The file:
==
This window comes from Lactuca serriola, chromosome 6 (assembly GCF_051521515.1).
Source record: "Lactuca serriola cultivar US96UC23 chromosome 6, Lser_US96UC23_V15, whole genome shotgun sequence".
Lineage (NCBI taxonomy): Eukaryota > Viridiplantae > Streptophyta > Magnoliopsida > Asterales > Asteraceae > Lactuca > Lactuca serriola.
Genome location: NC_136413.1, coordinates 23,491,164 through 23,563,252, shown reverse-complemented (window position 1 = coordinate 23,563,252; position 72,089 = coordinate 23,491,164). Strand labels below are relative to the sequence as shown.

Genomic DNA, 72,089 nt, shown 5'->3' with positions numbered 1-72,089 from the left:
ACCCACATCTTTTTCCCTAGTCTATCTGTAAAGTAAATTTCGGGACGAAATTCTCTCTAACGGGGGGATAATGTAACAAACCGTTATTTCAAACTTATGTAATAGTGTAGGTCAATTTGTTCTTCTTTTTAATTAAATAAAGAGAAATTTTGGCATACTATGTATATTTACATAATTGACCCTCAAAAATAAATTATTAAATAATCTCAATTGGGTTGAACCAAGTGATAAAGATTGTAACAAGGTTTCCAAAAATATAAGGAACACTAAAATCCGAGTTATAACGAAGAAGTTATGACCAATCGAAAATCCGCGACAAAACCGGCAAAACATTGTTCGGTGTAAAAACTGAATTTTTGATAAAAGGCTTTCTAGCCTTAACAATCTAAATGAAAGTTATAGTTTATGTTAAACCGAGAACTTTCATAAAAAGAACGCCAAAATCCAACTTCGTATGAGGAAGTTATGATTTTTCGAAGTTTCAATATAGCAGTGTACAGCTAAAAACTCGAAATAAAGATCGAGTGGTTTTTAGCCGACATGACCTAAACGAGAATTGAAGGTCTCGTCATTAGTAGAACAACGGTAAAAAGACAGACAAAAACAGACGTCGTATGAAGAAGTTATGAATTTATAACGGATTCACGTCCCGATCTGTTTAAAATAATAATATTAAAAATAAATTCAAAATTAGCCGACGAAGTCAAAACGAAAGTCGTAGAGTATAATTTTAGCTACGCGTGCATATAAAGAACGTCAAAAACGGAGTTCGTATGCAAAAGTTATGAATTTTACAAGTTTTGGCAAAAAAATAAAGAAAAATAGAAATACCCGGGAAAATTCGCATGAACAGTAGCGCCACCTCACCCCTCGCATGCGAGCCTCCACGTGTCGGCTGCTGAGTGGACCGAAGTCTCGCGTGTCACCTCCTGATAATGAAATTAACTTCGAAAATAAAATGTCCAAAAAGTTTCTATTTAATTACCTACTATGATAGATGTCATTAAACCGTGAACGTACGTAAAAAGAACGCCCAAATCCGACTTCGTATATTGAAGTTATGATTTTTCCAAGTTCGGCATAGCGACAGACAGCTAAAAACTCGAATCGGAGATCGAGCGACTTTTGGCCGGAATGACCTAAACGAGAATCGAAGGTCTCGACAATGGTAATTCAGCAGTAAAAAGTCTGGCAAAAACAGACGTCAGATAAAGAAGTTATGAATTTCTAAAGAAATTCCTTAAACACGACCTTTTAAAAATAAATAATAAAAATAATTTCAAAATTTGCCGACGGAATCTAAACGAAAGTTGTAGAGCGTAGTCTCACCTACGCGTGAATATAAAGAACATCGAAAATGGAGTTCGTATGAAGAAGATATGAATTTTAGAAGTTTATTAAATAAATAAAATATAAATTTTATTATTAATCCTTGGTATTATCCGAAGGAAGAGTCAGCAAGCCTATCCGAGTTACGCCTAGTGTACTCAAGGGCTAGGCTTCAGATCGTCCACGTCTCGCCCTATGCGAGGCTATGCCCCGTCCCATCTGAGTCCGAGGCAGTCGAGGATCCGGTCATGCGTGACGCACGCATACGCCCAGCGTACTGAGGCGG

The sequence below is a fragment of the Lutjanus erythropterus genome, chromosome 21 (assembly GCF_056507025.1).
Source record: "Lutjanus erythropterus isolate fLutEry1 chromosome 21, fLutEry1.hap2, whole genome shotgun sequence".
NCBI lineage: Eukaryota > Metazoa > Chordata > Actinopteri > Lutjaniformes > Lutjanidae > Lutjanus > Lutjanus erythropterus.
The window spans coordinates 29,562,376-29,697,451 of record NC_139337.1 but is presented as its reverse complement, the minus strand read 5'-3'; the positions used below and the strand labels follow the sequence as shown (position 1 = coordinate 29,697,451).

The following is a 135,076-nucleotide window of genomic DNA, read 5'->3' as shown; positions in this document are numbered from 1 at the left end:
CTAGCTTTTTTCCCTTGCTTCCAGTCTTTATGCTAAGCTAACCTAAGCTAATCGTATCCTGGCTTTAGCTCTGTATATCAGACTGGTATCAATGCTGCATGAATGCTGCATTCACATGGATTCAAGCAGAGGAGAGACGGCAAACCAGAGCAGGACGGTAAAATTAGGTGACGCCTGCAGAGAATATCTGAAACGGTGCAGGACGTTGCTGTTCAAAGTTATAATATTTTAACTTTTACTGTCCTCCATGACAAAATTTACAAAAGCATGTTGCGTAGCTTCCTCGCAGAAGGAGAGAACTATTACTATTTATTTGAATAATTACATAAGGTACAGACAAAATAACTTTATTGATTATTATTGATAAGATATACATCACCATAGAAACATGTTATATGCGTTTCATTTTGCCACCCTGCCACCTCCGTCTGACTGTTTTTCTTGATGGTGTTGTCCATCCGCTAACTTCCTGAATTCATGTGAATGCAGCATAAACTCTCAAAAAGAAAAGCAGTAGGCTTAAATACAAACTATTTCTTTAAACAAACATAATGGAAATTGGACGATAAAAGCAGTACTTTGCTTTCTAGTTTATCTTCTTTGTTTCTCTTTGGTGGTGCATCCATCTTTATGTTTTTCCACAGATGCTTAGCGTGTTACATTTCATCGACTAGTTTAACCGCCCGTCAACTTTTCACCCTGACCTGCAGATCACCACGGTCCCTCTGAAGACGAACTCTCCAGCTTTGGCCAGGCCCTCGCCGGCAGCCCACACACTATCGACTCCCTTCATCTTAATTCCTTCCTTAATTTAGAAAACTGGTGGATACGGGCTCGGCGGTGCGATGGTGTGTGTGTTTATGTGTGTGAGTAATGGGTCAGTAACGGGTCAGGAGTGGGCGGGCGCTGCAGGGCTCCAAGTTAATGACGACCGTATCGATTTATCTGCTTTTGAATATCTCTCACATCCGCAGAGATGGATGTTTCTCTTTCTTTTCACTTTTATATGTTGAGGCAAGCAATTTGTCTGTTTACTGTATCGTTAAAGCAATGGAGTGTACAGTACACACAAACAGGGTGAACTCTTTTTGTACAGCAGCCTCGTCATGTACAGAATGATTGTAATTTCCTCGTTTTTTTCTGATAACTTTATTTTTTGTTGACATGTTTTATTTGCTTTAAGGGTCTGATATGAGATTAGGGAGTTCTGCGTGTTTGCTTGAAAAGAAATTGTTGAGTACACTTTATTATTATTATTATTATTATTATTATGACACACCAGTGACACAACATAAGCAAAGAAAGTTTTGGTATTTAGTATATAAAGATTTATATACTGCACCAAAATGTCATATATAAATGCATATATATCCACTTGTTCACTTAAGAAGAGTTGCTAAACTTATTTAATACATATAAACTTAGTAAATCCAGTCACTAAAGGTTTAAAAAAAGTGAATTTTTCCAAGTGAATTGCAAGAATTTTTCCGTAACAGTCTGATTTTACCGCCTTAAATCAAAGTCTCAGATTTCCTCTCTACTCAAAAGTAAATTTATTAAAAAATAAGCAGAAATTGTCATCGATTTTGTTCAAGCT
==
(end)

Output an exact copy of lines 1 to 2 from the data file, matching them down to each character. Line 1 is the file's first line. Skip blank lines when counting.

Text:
This window comes from Lactuca serriola, chromosome 6 (assembly GCF_051521515.1).
Source record: "Lactuca serriola cultivar US96UC23 chromosome 6, Lser_US96UC23_V15, whole genome shotgun sequence".